I've been trying to read a paper regarding the analogue of a GCD for lattices, but I'm not sure I understand how to decipher this notion. This is given in Section 3.1 when the author discusses the 'height' of a substitution.

Let $\Gamma=\mathbb{Z}^d$ be the standard lattice. Given two sublattices, $\Gamma_1,\Gamma_2\subseteq \Gamma$, the GCD of the two lattices is the smallest lattice $\hat{\Gamma}\subseteq \Gamma$ containing both $\Gamma_1$ and $\Gamma_2$.

From what I understood, when $\Gamma=\mathbb{Z}$, one can relate a number $n$ to the lattice by $$\Gamma(n):=\{ m\in \mathbb{Z}: m=k\cdot n \quad \text{for some} \; k\in \mathbb{Z} \}.$$

Then the GCD of the lattices $\Gamma(n_1)$ and $\Gamma(n_2)$, is the lattice $\Gamma\big( \gcd(n_1,n_2) \big)$.

However I understand relatively well how to find out what the gcd is for a pair of numbers by the Euclidean algorithm, but can\is there an analogue for this notion in lattices of full rank? Is there a way to find a GCD of two lattices by some basic manipulation of their basis?

  • $\begingroup$ what paper would that be? $\endgroup$
    – Will Jagy
    Commented Mar 16, 2023 at 17:56
  • $\begingroup$ @WillJagy The paper is "Multidimensional constant-length substitution sequences" by Natalie Priebe Frank, and the definition is given in section 3.1. I'm trying to understand how to compute this new lattice for examples I am interested in. $\endgroup$ Commented Mar 16, 2023 at 18:09

1 Answer 1


For any lattice, we can generally define a canonical form for its basis in the Hermite normal form. It is an analogue of reduced echelon form for vectors over $\mathbb Z$. Then, finding a canonical basis for $\hat \Gamma$ seems to be the same as finding the Hermite normal form for the union of bases of $\Gamma_1$ and $\Gamma_2$.

Algorithmically, you can reduce any basis to the Hermite normal form in a way that is very similar to the Gauss method for matrices over $\mathbb R$, but you use Euclidean algorithm instead of division to get the GCD on the leading entries in every row.

So, if you have a two rows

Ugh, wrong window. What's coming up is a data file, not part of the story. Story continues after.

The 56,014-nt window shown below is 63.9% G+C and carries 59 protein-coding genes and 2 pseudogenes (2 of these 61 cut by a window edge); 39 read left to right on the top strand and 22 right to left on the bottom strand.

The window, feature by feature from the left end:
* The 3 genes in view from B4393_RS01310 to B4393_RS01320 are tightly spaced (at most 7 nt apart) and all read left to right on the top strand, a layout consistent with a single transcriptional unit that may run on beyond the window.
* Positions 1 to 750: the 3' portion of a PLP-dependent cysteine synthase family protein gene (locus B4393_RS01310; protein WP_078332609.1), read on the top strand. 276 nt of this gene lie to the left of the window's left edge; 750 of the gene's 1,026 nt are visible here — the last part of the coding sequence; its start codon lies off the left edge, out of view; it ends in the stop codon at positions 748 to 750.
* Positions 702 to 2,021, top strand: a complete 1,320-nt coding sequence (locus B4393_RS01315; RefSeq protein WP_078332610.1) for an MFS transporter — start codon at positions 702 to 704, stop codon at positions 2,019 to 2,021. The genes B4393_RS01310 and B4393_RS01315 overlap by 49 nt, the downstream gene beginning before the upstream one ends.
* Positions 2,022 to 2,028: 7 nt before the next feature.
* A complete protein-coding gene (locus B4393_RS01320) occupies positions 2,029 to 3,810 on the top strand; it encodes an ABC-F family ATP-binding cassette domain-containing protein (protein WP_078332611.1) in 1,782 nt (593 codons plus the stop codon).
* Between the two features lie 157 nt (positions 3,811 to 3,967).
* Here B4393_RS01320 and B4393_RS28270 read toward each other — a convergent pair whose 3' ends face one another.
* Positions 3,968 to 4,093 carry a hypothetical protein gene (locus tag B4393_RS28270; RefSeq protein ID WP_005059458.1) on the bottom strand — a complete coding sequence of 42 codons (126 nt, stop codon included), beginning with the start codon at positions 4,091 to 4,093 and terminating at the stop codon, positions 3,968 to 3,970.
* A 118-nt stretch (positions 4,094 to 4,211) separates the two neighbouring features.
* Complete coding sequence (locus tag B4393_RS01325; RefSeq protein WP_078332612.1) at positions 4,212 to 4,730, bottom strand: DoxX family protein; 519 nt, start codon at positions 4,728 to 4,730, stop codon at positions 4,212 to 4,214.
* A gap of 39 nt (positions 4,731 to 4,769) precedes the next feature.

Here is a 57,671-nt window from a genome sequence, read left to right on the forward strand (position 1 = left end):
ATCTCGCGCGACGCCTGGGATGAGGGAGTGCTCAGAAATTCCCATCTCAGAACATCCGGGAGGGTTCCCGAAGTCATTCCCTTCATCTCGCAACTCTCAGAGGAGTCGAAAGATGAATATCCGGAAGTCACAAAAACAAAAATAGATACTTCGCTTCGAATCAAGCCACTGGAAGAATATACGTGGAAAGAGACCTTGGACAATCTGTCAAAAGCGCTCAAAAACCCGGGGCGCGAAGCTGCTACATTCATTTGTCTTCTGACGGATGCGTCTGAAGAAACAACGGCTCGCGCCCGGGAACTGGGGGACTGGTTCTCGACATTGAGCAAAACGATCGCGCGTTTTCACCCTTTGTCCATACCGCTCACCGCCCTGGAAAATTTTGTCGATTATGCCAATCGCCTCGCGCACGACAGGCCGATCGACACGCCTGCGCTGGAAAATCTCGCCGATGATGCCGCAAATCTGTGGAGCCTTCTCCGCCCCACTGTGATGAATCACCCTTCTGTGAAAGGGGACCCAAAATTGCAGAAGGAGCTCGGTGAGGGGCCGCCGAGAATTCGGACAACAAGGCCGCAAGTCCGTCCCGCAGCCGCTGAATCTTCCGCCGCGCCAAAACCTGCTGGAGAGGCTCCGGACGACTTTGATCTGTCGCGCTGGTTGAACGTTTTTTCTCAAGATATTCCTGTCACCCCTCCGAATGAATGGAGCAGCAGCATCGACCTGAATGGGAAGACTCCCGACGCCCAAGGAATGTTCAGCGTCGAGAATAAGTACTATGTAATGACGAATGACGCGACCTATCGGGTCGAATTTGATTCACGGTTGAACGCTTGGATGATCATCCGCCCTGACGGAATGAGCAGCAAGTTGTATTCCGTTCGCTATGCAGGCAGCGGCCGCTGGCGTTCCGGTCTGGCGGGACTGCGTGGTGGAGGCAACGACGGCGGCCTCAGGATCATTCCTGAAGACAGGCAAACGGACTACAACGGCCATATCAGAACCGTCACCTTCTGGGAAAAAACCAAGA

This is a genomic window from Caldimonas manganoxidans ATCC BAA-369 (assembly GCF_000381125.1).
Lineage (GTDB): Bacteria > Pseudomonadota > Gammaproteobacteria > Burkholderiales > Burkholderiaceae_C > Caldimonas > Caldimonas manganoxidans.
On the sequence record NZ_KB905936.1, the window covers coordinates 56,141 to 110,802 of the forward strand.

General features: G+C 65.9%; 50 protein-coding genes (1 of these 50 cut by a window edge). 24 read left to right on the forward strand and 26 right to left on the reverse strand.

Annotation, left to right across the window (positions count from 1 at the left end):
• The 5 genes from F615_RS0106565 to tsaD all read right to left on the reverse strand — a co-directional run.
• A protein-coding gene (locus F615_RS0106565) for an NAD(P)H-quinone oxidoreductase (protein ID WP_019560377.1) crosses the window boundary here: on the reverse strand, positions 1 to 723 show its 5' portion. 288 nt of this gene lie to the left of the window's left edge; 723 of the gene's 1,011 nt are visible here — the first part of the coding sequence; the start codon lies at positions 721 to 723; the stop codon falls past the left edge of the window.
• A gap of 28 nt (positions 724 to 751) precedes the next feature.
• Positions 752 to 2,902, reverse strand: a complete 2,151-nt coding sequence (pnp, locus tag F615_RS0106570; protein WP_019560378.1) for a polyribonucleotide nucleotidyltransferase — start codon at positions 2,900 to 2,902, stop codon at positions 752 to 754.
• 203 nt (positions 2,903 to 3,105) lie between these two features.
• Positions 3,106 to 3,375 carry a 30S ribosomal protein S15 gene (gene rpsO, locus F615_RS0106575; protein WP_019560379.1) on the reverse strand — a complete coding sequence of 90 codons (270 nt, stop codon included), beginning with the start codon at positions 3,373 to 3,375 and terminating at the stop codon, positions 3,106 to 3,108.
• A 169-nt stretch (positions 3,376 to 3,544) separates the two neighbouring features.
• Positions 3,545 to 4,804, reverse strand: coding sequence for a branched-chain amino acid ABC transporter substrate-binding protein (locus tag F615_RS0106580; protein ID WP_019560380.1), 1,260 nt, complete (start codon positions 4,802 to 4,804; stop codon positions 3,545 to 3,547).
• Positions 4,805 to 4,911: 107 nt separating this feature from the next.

$$ \begin{pmatrix} a_{11} & a_{12} & \dots & a_{1n} \\ a_{21} & a_{22} & \dots & a_{2n} \end{pmatrix}, $$

you can perform the extended Euclidean algorithm on $a_{11}$ and $a_{21}$, repeating the operations on the whole rows, until one of them is equal to $\gcd(a_{11}, a_{21})$, and the other to $0$. After that you do the same for other columns, until the Hermite normal form is achieved. This approach allows to generalize Gauss method to any Euclidean domain.

  • $\begingroup$ Thank you for your answer. So if, for example, I have a lattice $\Gamma_1=m_1\mathbb{Z}\oplus ...\oplus m_d\mathbb{Z}$ and $\Gamma_2 = p_1\mathbb{Z}\oplus ... \oplus p_d\mathbb{Z}$, the GCD lattice should be $\hat{\Gamma}=\gcd\{m_1,p_1\}\mathbb{Z}\oplus ...\oplus \gcd\{m_d,p_d\} \mathbb{Z}$? $\endgroup$ Commented Mar 31, 2023 at 11:54
  • $\begingroup$ And for lattices $\Gamma_1,\Gamma_2\subseteq \mathbb{Z}^d$, with basis $(a_1^{(1)},...,a_d^{(1)}),...,(a_1^{(m_1)},...,a_d^{(m_1)})$ and $(b_1^{(1)},...,b_d^{(1)}),...,(b_1^{(m_2)},...,b_d^{(m_1)})$ accordingly, the GCD lattice should be $\hat{\Gamma}=c_1\mathbb{Z}\oplus... \oplus c_d \mathbb{Z}$, with $c_j=\gcd\{ a_j^{(1)},...,a_j^{(m_1)},b_j^{(1)},...,b_j^{(m_2)} \}$? $\endgroup$ Commented Mar 31, 2023 at 12:03
  • $\begingroup$ The first claim seems to be correct, if I understand the notation correctly. The second one doesn't seem true, though... E.g. consider the lattice in $\mathbb Z^2$ with the basis $\left\{ \begin{pmatrix}1 \\ 2 \end{pmatrix},\begin{pmatrix}2 \\ 0 \end{pmatrix} \right\}$ and its gcd with itself? $\endgroup$ Commented Mar 31, 2023 at 17:50
  • $\begingroup$ Yes, in hindsight I understand it should be incorrect. Thanks again. $\endgroup$ Commented Mar 31, 2023 at 18:57

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